The truth about cotton
What consumers need to know about non-organic and organic cotton
There is a sense in the ethical fashion community that mainstream awareness is just around the corner, but it is important to note that the process of educating fashion consumers is lengthy and time-consuming. Hence we must never take a break, we must work as hard as the wicked – the one who never rest. Despite our enthusiasm, fashion consumer awareness is still a crawling baby. We understand that most fashion consumers don’t want to know the truth because a mindless purchase when we are having a bad day can be just what we need to get by. It is important to make it clear that ethical fashion labels are not against shopping therapy. We are not here to judge, we are here to help. The goal of ethical fashion labels is to promote the most optimal solution to make use of natural resources in ways that allow us to use less and not more. It is perfectly fine to buy something that makes you happy, but before you hand over your credit card to the friendly shop assistant, we would like you to take into consideration a few things about organic and non-organic cotton.
What we often see today is only a few bursts of misunderstood propaganda information that, at times, causes more confusion than it brings clarity. That happens to be the case when it comes to organic cotton. It sure sounds promising, but when investigated closely, we arrive at the conclusion that organic cotton, although being a better and cleaner option, surely is not an immediate sustainable solution. Because sustainability is about finding the least harmless and the most optimal solution that brings the least amount of stress to nature and humankind. True sustainability looks for an answer in science and not on what is trending on Pinterest.
Traditional ways of cultivating cotton accounts for 2.6% of the world’s yearly water usage. A simple tee made from traditional cotton takes up to 2700 litres of water in the manufacturing process, plus high amounts of harmful chemical and pesticides, which often contaminate water supplies. The damages to the environment is obviously not a choice for cotton farmers, in fact, in many cases, it is often their only means of survival. The global demand for cheap cotton has had devastating consequences not only for the environment but also in the lives of rural farmers in India. Farmer’s suicide is a phenomenon that killed 5,650 people in India in 2014 alone. There are many possible reasons for such a phenomenon including natural climate conditions such as flood and drought, but also socio-economic and even political reasons such as debt and the growth of microfinance in the region. In addition to the use of genetically modified seeds that cause farmers to become dependent on Monsanto products that they cannot afford. But for the sake of finishing my point on cotton, let’s not even get started on Monsanto.
Right now, the most pressing issue that our environment is facing is the fact that in some of the world poorest countries, traditional methods of cotton cultivation have caused land exhaustion, a condition in which the soil becomes contaminated, eroded and infertile. The socio-economic and environmental impact of cotton cultivation is a serious matter in the fashion industry in much need of consumer education and awareness.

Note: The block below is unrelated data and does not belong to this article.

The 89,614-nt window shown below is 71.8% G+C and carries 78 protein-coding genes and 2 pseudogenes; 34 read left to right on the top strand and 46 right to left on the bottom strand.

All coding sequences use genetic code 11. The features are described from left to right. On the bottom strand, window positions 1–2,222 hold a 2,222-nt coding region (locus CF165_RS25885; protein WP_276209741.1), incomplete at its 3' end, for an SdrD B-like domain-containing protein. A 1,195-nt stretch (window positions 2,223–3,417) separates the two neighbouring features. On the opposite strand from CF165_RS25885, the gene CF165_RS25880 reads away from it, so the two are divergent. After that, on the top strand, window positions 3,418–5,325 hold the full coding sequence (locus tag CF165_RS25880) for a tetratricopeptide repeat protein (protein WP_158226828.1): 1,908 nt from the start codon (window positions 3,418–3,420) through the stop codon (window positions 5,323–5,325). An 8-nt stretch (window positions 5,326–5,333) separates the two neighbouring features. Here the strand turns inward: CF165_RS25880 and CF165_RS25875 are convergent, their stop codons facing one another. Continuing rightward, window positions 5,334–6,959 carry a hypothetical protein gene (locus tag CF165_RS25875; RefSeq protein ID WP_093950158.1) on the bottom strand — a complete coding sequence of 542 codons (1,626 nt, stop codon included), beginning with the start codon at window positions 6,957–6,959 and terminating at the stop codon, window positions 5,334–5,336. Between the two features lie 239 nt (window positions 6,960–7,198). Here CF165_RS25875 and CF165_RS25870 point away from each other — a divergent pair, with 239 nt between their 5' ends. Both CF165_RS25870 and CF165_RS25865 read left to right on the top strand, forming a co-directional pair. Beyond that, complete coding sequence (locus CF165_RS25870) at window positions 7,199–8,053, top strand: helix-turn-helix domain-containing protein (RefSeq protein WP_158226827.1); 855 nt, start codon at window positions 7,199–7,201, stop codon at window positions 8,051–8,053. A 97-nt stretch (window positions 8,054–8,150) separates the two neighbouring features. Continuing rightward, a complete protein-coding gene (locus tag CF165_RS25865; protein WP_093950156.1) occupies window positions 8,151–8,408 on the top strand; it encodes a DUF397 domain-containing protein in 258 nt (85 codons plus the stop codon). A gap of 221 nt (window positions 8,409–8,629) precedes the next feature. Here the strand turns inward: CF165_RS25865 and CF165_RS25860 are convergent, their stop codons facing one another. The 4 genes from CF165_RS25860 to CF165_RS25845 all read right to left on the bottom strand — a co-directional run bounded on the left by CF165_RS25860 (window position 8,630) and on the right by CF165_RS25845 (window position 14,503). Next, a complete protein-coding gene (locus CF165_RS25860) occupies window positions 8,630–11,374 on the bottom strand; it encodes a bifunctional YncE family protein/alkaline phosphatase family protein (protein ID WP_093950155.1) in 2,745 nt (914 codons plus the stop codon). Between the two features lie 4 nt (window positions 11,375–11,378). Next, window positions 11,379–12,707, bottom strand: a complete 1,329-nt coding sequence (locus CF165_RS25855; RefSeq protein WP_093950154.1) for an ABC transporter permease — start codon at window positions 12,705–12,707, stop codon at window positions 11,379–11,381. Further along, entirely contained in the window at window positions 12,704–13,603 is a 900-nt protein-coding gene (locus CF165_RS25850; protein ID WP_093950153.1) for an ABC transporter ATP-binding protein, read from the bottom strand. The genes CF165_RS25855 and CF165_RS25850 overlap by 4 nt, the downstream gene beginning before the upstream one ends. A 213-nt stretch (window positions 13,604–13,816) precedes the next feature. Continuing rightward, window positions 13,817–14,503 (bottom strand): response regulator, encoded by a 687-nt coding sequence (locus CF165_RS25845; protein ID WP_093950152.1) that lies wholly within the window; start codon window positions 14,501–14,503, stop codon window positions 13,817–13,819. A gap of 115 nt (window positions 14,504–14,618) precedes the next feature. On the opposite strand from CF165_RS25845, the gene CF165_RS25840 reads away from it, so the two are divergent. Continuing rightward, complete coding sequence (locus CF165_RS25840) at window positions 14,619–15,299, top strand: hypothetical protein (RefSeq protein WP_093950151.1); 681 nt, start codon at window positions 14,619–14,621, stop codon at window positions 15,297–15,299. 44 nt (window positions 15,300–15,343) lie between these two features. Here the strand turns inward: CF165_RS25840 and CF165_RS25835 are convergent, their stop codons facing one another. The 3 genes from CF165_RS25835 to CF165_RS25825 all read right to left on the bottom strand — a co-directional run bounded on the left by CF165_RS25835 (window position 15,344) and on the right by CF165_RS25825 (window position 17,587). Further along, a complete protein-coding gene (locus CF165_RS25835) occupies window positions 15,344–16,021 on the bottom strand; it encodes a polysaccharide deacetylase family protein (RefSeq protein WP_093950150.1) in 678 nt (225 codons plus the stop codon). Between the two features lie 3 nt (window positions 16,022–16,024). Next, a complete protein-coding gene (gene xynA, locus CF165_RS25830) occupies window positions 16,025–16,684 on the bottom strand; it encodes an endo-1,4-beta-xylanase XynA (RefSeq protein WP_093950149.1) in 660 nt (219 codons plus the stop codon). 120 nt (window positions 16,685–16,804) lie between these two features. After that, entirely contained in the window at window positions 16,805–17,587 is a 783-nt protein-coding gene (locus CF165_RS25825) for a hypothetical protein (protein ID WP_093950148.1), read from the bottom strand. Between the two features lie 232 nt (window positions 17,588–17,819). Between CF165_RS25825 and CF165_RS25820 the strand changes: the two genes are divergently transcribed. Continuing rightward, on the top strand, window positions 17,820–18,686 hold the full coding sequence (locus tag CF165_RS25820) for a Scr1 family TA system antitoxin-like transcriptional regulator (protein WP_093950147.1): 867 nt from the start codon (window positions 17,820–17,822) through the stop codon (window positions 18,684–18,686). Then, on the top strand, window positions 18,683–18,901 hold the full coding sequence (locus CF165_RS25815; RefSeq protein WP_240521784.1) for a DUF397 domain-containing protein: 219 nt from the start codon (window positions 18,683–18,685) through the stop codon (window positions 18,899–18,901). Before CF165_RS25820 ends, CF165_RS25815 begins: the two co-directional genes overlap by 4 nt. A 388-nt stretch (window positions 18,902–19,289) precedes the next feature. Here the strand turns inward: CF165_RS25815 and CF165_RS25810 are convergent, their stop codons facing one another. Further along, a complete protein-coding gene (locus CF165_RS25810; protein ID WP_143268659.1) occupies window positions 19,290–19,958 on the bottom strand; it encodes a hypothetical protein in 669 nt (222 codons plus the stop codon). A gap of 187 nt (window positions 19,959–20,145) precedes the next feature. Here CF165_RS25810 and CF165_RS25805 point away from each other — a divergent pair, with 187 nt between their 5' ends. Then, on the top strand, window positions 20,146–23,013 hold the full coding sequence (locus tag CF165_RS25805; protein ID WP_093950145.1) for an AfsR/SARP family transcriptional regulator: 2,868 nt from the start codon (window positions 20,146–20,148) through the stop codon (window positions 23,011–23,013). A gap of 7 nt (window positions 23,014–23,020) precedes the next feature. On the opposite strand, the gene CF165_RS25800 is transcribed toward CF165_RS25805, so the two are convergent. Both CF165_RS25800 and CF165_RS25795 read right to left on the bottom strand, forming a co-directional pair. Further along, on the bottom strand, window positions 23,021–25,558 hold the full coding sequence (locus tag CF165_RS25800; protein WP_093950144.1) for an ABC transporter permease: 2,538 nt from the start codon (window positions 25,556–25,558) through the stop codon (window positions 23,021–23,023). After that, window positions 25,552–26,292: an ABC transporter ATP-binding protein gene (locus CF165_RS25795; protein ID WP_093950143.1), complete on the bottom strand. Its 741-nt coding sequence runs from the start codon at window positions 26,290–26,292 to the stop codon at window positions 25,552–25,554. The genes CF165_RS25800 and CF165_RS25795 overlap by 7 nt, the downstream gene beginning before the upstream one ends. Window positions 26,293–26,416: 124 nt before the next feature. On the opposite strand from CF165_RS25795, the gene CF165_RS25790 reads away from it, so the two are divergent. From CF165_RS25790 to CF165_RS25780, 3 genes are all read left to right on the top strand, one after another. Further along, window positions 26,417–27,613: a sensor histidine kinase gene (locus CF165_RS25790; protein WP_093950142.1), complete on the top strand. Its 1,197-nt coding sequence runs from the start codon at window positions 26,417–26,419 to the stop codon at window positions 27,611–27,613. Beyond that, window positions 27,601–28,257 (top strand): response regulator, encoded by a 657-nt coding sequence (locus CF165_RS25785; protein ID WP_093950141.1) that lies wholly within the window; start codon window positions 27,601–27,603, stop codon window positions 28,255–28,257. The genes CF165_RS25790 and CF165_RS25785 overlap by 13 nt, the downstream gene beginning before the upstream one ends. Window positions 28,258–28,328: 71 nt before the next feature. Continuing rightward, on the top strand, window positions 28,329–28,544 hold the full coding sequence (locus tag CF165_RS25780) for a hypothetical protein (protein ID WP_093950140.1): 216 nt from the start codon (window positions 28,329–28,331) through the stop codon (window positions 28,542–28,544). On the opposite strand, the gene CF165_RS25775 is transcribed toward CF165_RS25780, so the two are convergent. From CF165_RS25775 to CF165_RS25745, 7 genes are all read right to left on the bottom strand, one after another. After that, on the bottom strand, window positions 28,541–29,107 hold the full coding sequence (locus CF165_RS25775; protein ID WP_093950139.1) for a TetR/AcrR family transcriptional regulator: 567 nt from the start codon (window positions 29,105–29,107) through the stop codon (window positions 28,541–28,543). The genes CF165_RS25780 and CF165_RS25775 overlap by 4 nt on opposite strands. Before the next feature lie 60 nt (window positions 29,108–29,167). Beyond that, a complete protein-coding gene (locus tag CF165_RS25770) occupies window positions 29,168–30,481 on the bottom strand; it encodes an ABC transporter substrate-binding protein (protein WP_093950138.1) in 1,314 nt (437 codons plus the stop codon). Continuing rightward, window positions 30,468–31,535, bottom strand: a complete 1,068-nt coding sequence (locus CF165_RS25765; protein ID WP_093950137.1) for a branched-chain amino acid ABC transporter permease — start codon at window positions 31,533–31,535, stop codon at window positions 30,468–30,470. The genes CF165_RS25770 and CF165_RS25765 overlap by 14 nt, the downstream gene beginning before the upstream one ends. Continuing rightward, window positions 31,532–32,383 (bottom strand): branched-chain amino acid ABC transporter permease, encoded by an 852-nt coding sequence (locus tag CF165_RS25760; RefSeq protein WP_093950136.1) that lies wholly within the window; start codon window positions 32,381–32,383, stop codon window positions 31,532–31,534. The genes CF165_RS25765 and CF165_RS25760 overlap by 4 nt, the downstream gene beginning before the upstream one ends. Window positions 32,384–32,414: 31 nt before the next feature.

On the other hand, organic cotton is trending and it sure sounds like a better alternative. But most organic cotton enthusiasts fail to take into consideration the fact that organic cotton requires even more water. To those of us who are blessed to live in developed countries, maybe our desire to buy organic cotton is a luxurious choice. But we ought to think more compassionately about the lives of those who needs clean water before we embark in another green fashion trend. Take into consideration that the water consumption to grow India’s cotton exports in 2013 would be enough to supply 85% of the country’s 1.24 billion people with 100 litres of water every day for a year. Meanwhile, more than 100 million people in India do not have access to safe water.
Our hope is that soon enough people will realise that the issue is not so much what material your clothes are made of, but humanity needs to come to the realisation that what matters most is that we have already depleted earth of its natural resources by saying we have nothing to wear – with a closet full of clothes.
Don’t wait for your government to make the right decisions. Because we might not live to see the executives of Monsanto being held responsible for the damages they have caused to the environment and to the lives of the most vulnerable and poverty-stricken farmers in the name of corporate greed. If you can’t afford to buy a new tee for a fair price, just don’t buy it at all. Learn how to love and appreciate the things you already have. If you must buy it, take responsibility for your actions and learn how to shop better. Choose companies that are transparent with regards to their sourcing philosophy, prices and materials. It also important to keep in mind that if a tee shirt price looks too good to be true, you can bet that it is too good to be ethical.